Making bread from scratch is just about the most fulfilling act as far as cooking goes.
It’s also something which terrifies most people (including myself). I can’t tell you how many times I’ve attempted to make yeast breads and the slightest yeast faux-pas has sent my unwitting victims into chewing misery when presented with rock-hard or bone dry bread. I’ve gotten the yeast thing down, more or less, but every time I begin the process I still feel like I’m gambling… with yeast. Anyway.
A little while ago I discovered a new kind of bread-making that feels just as satisfying and wholesome, is a little more unusual, and avoids the whole yeast conundrum/debacle altogether. The answer? Chapati!
Chapati is a skillet-fried bread that is popular both in India and East Africa. It’s delicious, and deliciously easy.
2 cups all-purpose flour, whole wheat flour, or a mixture- plus extra for rolling out the dough
1 teaspoon salt
Warm Water, as needed
Oil, as needed
Mix the flour and salt together in a bowl. Add warm water until the mixture reaches a sticky doughy consistency, and then add in about 1 tsp of oil. Knead the mixture with your hands (that’s right- this is the fulfilling part of making bread! Get your hands in there!) until it forms an even dough. Leave at room temperature for 30-45 minutes.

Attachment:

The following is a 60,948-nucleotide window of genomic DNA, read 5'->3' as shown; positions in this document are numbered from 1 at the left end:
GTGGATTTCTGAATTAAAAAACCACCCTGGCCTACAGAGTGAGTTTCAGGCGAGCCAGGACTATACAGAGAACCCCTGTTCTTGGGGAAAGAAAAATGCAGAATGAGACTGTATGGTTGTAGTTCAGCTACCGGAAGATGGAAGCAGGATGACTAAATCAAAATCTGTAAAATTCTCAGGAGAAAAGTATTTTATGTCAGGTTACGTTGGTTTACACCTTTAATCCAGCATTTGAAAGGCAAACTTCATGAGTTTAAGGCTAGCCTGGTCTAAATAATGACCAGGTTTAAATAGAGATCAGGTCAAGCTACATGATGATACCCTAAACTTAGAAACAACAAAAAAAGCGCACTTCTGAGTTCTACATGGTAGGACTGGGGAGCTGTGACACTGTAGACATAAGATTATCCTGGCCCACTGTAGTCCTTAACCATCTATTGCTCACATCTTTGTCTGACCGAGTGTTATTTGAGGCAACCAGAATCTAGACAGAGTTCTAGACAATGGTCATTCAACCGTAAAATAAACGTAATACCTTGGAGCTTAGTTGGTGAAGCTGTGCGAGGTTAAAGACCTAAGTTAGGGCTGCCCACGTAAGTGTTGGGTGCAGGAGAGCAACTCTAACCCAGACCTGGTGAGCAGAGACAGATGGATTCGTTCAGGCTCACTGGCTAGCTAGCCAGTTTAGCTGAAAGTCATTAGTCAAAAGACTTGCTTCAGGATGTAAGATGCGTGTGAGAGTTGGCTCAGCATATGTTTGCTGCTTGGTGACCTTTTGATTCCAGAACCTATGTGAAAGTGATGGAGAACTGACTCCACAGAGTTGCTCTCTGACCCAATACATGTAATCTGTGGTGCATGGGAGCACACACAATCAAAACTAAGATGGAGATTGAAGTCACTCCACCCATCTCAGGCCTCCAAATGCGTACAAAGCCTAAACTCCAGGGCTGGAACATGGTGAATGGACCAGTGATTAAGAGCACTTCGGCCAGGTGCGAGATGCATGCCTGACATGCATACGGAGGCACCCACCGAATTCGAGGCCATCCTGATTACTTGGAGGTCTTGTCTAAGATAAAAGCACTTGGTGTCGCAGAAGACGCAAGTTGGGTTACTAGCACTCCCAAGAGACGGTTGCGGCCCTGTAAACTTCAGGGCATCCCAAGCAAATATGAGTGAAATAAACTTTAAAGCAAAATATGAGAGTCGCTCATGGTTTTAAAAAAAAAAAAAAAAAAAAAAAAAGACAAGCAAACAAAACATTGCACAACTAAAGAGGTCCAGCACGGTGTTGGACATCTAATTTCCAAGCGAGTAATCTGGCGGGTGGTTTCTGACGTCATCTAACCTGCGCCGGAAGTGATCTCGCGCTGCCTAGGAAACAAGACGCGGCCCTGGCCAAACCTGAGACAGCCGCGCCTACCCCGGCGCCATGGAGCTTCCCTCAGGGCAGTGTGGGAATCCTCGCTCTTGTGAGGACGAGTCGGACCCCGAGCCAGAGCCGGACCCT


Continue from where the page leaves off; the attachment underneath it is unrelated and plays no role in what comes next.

Prepare a clean surface for rolling out the dough- scatter some flour on it, find a rolling pin/old wine bottle/large glass/jar (yes, I have used all these things in lieu of a real rolling pin). Separate the dough into even pieces depending on the size of your frying pan. You can make the pieces as big as orange or as small as a golf ball. You should end up with 6-12, depending on the sizes. Roll out the pieces to an even thinness, adding more flour as necessary to keep it from sticking to the “rolling pin.” They should be about as thin as…oh, I don’t know… the cover of a moleskine notebook/the earpiece of your sunglasses/a stack of about 7-10 pieces of paper.
Heat the pan with about 1/2 – 1 tsp of oil, and when it’s hot enough that a couple drops of water flicked into it sizzle, throw the first chapati in there. (That’s generally a good way to test if oil is hot enough- just make sure its a very small amount of water, or you’ll get splattered with oil.) The chapati will start to puff up in places, sort of like pizza crust. After a couple minutes flip it over, and after a couple more take it out. It should have some dark spots and still be malleable- we’re not going for crackers here.
I like to eat it with some sort of stew, anything with lentils, chicken or meat, and lots of spices, works really well! I’m sure it’s also great with hummus or any other dip.